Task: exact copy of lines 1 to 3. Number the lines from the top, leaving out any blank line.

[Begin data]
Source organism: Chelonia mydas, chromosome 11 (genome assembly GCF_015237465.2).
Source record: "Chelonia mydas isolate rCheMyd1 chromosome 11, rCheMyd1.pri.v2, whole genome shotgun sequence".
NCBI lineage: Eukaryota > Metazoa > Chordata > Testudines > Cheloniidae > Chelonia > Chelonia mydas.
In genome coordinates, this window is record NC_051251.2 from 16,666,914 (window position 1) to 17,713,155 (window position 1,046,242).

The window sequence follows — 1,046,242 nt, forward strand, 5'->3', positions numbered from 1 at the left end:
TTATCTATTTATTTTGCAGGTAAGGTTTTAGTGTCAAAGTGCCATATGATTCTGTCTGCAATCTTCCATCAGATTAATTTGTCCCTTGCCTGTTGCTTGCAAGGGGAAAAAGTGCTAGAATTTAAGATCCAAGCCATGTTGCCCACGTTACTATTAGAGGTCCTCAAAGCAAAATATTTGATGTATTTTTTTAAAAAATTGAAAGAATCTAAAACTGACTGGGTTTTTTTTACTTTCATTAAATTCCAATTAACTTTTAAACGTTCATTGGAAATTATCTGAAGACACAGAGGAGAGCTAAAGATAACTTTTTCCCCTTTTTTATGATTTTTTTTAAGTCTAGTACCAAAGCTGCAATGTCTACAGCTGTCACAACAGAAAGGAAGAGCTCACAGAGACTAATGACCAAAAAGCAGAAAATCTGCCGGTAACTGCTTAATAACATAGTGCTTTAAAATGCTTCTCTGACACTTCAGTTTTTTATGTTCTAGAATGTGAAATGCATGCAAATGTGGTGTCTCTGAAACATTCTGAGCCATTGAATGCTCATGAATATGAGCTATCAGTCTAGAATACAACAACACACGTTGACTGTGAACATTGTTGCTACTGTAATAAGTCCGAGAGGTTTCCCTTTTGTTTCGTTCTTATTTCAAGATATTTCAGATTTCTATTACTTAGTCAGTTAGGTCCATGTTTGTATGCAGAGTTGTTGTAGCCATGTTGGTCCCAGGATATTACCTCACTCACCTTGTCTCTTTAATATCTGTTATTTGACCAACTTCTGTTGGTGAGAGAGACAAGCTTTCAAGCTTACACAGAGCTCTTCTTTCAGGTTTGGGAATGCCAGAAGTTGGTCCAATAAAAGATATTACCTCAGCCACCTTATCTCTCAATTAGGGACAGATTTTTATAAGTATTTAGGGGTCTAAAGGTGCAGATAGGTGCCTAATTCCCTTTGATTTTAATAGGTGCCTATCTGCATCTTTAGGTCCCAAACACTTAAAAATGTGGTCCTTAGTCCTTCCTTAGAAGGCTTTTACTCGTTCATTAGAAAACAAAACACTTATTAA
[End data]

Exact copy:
Source organism: Chelonia mydas, chromosome 11 (genome assembly GCF_015237465.2).
Source record: "Chelonia mydas isolate rCheMyd1 chromosome 11, rCheMyd1.pri.v2, whole genome shotgun sequence".
NCBI lineage: Eukaryota > Metazoa > Chordata > Testudines > Cheloniidae > Chelonia > Chelonia mydas.